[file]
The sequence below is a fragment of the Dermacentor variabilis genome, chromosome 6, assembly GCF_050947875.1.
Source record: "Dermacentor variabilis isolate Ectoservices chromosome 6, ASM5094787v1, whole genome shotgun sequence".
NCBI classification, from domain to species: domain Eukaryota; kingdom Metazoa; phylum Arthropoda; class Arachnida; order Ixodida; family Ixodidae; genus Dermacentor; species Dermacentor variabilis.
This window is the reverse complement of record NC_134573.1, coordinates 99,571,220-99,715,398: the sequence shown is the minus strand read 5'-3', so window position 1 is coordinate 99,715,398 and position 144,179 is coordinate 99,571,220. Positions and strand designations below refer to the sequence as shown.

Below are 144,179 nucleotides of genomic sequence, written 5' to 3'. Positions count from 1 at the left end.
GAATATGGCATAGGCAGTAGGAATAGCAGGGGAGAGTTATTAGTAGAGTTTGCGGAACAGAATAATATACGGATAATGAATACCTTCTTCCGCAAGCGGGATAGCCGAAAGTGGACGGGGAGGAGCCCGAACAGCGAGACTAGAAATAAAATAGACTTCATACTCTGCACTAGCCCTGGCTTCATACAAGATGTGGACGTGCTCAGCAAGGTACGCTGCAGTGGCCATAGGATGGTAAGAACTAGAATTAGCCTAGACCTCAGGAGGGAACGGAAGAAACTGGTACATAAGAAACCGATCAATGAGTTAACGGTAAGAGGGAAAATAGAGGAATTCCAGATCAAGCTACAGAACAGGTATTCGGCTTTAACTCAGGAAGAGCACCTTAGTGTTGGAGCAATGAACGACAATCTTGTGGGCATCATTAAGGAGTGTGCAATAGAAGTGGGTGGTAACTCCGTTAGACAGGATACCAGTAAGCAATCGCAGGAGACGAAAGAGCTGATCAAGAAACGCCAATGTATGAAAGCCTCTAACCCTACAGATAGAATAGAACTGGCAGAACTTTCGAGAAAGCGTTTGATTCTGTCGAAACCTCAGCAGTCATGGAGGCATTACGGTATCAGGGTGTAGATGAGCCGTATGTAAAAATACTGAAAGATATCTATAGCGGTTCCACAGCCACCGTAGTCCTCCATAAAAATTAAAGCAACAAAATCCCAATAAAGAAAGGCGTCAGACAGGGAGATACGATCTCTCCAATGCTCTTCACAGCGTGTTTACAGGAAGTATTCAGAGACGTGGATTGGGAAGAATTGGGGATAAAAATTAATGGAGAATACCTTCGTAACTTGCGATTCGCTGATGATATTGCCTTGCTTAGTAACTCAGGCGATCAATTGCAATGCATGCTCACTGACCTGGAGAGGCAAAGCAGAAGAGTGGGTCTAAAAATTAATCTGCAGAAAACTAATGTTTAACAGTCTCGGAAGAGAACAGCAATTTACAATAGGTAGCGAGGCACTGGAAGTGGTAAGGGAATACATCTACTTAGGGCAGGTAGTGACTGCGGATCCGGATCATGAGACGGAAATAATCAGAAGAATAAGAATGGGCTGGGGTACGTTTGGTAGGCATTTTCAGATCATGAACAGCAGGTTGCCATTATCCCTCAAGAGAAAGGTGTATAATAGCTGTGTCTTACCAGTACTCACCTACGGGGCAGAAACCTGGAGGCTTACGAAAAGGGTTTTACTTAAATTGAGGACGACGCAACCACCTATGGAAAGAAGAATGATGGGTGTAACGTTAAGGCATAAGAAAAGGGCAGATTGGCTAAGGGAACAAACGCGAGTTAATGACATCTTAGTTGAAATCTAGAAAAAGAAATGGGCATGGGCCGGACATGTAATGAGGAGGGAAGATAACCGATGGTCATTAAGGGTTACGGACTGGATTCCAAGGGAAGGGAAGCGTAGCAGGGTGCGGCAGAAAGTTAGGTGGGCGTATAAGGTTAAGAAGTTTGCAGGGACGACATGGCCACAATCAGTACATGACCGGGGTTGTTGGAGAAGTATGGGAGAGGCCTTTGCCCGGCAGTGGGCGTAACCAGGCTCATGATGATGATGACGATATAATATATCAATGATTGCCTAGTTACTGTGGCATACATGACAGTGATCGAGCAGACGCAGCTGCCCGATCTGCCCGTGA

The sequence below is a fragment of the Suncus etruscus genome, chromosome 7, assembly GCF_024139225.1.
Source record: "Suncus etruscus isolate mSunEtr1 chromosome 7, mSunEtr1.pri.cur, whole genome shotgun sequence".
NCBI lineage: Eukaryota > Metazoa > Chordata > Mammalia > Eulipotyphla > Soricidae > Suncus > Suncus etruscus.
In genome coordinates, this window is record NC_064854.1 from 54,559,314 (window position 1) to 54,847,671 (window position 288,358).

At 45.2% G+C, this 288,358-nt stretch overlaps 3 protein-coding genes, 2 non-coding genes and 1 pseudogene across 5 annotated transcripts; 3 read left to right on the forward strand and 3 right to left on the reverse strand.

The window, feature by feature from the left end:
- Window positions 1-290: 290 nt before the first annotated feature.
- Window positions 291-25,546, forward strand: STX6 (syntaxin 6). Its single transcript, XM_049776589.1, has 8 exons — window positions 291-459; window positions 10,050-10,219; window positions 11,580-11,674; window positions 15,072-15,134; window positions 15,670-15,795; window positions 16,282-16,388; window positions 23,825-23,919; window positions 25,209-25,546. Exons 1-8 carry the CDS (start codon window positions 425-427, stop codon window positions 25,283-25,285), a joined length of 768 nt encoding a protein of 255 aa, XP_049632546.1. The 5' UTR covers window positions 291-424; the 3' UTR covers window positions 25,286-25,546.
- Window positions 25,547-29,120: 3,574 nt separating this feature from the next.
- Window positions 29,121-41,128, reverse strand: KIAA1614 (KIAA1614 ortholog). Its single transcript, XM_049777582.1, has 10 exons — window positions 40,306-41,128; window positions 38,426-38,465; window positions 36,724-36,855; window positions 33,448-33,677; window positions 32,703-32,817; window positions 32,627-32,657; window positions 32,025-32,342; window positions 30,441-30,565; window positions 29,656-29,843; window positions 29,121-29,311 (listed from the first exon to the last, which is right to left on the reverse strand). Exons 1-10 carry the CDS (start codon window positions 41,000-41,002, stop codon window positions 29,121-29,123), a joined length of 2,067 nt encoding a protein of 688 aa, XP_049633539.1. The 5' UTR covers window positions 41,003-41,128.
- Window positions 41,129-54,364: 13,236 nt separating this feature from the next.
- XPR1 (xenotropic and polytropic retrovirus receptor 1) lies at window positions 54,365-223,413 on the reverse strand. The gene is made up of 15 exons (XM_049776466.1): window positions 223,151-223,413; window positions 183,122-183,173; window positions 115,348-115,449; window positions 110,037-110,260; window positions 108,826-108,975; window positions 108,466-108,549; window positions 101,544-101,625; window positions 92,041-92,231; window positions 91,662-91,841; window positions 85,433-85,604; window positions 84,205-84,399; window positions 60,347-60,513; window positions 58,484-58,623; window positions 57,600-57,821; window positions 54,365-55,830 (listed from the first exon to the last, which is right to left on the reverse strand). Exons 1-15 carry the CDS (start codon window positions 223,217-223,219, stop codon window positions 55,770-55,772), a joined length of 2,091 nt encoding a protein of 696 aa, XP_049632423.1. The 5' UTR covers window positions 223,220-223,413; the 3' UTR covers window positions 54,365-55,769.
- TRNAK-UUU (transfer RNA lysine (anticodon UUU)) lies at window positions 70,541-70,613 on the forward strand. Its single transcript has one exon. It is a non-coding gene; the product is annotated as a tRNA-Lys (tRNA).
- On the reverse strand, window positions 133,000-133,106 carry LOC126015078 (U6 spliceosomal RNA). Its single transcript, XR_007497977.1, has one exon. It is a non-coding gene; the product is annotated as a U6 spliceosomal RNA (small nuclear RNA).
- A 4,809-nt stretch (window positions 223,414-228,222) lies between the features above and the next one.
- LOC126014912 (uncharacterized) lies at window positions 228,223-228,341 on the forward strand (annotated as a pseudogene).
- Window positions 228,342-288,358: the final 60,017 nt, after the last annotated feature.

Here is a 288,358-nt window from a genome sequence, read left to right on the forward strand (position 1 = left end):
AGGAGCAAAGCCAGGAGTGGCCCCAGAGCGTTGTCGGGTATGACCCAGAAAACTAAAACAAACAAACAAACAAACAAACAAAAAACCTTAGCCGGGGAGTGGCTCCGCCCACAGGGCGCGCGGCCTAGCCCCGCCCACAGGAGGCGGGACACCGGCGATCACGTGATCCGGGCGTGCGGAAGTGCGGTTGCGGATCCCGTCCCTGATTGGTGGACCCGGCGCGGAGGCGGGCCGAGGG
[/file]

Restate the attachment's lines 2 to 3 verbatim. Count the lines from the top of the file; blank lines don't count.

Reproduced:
Source record: "Dermacentor variabilis isolate Ectoservices chromosome 6, ASM5094787v1, whole genome shotgun sequence".
NCBI classification, from domain to species: domain Eukaryota; kingdom Metazoa; phylum Arthropoda; class Arachnida; order Ixodida; family Ixodidae; genus Dermacentor; species Dermacentor variabilis.